Foraging Your Protein

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Here in the high desert, fishing might seem like an unlikely pastime. But we have world-class trout fishing, and recently I decided to learn to fish. After exactly one month of reading and practice, I had the day commemorated above. Of course this is balanced against several days when I didn’t get anything, which is part of the fun. NATURE DOES NOT EXIST FOR YOUR CONVENIENCE. If you insist on a sure thing, go buy your fish at the store.

For people like me who are learning on their own, here are my recommendations:

  1. First, get a basic book on fishing. Read it. I used Fishing for Dummies, and everything you need to know to get started is in there somewhere. A good book will help you understand what tackle you really need and what can wait.
  2. Study the section on reel types, but if you are new to all this, get a spincast reel for your first reel. They are so very easy to use. I caught all the trout above on a $20 spincast rod and reel. They work.
  3. Get a fishing license. It’s the law. Be sure to go to your local Fish and Game office and get it in person, because if you tell them you’re a beginner, they will load you down with useful advice about where to fish.
  4. Plan to be outdoors in a pretty area, and catching fish is a bonus.
  5. Practice casting in your back yard before you go out to fish.
  6. In popular fishing spots you will usually see lovely grandfatherly people who got there ahead of you. Walk up to them, tell them you’re a beginner, and ask for advice. A few will chase you off and the vast majority will bend over backwards to help you understand how to fish that particular bit of water.
  7. Before you ever catch your first fish, know how to kill a fish humanely and how to gut it, and how to fillet it if that’s your preference, so that you will actually enjoy eating it. The second trout that I caught was cooked without removing the bloodline. Yech. Watch videos on YouTube that show you exactly what to do. Do this BEFORE you ever go fishing. Don’t waste an animal’s life, ever.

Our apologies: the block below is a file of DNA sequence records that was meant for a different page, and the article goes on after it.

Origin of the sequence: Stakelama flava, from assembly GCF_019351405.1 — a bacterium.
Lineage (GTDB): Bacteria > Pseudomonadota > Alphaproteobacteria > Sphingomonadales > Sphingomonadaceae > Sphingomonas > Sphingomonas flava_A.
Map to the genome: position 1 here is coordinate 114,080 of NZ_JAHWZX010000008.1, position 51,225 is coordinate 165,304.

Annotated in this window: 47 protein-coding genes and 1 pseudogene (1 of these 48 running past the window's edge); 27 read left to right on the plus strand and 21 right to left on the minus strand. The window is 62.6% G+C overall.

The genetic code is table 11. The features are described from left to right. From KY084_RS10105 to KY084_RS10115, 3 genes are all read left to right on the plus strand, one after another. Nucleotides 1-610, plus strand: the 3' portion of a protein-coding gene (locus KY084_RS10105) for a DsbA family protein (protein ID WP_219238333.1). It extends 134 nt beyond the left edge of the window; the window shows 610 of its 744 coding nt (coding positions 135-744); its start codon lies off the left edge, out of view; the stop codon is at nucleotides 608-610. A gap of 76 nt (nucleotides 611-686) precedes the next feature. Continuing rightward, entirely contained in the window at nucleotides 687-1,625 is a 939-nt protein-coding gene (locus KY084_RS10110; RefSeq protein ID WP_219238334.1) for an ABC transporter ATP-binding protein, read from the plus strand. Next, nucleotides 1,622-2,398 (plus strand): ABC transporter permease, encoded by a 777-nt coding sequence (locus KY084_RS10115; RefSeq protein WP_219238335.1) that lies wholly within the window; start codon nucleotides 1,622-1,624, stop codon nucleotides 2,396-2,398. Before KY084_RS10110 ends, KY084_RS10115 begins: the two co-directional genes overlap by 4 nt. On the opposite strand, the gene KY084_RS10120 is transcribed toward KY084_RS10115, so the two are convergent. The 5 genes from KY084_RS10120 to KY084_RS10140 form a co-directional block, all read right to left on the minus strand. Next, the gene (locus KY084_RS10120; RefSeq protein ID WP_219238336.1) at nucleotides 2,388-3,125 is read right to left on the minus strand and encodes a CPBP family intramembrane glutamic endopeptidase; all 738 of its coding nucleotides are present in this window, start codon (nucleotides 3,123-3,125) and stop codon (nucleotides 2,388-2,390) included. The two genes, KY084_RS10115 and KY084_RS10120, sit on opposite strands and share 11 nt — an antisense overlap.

8. Don’t get too fancy too early. Don’t start with fly fishing unless you insist. Bait-fishing is very successful.
  9. Make sure you have butter, lemon, and capers in the house at all times, so that when you are finally successful, you can do your catch proud.
  10. Have fun, and post a picture of your first catch, because you may find out that you have fishing friends you didn’t know about.
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  13. Basic sauce for trout: drain a tablespoon of pickled capers per fish. Chop up a clove of garlic per fish. Have ready a quarter of a lemon per fish. Warm a tablespoon of butter per fish, plus a tablespoon for the pan, in a skillet over medium heat. When it starts to bubble, add the capers and garlic and stir over medium heat until the garlic is slightly browned. Squeeze in the lemon juice,  cook hard for 30 seconds, and drizzle over the filleted cooked fish.

2 responses to this post.

  1. Loved this post! What a great catch and a really tasty looking recipe too. Happy New Year, Heather.

    Reply

    • Posted by wooddogs3 on January 1, 2016 at 9:18 pm

      Hi dear, always so glad to hear from you! It’s been good for me to have a winter outdoor activity. Otherwise, even in our relatively mild winters, I am inclined to spend too much time sitting by the fire.
      How’s the weather up in your area?

      Reply

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